I met the Pizza Brain team early on in the construction process and it was clear to me they wanted to incorporate as much reclaimed material as they could back into the museum/restaurant.

Our Settlers Plank reclaimed mixed hardwood flooring joined a tin ceiling which had been reclaimed from a nearby church, and the team even used discarded pianos to build the pizza bar! There is truly a long list of reclaimed products throughout the space – and that’s not even counting the pizza museum memorabilia pieces.

I stopped by the other day (captured a few images) and had lunch with one of the owners. Great food!!

 

Display cases built into the floor house pizza memorabilia which are frequently rearranged and refreshed. (The display case in the floor near me housed pizza related dolls!)

 

As I sat eating a piece of pizza, I noticed my eyes were drawn to the floor.  And it wasn’t just because of the rich browns, golds, tans, reds – the original wear marks, knots, saw marks, nail holes – but I was enamored with the display cases which are recessed into the floor. There are several displays scattered in the Settlers Plank mixed hardwoods. Each hold various pieces of pizza history and commercialization. They add to the uniqueness of this place.

 

Settlers’ Plank reclaimed mixed hardwoods offered just the right texture, durability, history, and visual interest the Pizza Brain team was looking for.

 

Brian Dwyer plans on constantly rotating the museum collection within the space, so each visit will be different from the last.  The next time I’m in for a slice, I can’t wait to glance at the floor and see what’s on display.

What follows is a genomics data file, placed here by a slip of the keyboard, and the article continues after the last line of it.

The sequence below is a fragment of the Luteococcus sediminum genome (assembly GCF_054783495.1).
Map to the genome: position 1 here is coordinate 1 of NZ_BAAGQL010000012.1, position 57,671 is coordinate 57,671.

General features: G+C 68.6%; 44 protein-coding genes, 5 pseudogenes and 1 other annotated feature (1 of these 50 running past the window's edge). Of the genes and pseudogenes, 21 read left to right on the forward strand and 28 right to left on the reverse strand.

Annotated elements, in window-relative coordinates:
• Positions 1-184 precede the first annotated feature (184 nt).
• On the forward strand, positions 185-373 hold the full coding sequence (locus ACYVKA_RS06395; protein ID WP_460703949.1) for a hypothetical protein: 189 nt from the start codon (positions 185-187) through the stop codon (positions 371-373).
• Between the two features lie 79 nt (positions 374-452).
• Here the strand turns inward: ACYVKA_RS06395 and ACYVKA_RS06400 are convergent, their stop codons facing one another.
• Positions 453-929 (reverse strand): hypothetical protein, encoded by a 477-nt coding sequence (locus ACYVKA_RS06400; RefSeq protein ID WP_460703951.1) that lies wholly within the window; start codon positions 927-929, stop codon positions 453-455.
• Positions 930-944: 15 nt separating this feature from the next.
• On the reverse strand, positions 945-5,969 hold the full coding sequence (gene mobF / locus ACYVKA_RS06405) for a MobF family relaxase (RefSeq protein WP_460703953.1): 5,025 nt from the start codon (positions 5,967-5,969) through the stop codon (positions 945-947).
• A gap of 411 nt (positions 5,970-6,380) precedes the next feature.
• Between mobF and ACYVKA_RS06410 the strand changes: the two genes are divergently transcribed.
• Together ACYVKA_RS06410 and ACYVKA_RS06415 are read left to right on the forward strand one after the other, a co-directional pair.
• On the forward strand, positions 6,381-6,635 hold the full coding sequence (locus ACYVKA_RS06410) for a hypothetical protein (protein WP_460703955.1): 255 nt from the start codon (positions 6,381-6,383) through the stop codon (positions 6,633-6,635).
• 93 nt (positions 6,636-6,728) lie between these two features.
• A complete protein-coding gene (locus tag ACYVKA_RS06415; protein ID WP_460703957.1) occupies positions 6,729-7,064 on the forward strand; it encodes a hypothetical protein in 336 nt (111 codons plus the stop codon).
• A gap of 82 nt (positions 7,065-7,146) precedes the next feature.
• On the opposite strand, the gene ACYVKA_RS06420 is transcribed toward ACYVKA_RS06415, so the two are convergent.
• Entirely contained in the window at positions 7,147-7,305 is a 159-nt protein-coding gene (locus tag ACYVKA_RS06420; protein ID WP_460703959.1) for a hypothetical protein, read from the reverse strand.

Pizza Brain is connected to Little Baby’s Ice Cream that also incorporated the Settlers Plank mixed hardwoods reclaimed flooring throughout their parlor. They offer plenty of unusual ice cream flavors including, of course, “pizza”.   On my next visit, I plan on sampling the Maryland barbecue flavor which combines Old Bay mixed with barbecue sauce.  Sounds delicious!

 

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Reclaimed in Style at Doc Magrogan’s

Kevin Vickery, our Mid-Atlantic Representative, shares a recent restaurant project from PA:

University of Pennsylvania students are excited now that Doc Magrogan’s Oyster Bar has opened in the heart of the campus. I recently had the opportunity to work with the owner of Doc’s and his team on incorporating reclaimed wood into their restaurant.

The theme for the space, as described by the owner, was “a combination of an old tavern mixed with very clean and crisp beach cottage, while maintaining a trendy feel to this upscale location”.

Our reclaimed grey barn siding was a great solution to the main bar walls. The century old barn wood provided the grey tones and lighter colors in varying widths, which instantly brings the customer impressions of a waterside cottage.

In the dining room, Doc’s team had us build railing panels from our reclaimed Indonesian Hardwoods, Trade Winds.A perfect fit for an oyster restaurant since this wood is salvaged from the shipping industry. The exterior of the wood shows all the signs of the rough sea life it endured as it crossed the Pacific Ocean: metal strapping marks, scuffs, dings, and occasional nail holes.

But Doc’s didn’t stop there.After the team at Doc’s realized what beautiful wood lies directly below the surface of the weathered exterior of the shipping hardwoods, they decided to have us construct table tops. We planed down the Trade Winds hardwood shipping stock to reveal brighter, cleaner versions of the various species with colors ranging from deep red-browns, blondes and tans, to light oranges and soft reds.

In addition to the reclaimed wood, Doc’s added many accessories such as a canoe hanging from the ceiling, old nautical pictures, and antique oars to truly accomplish the theme. My opinion: Mission Accomplished!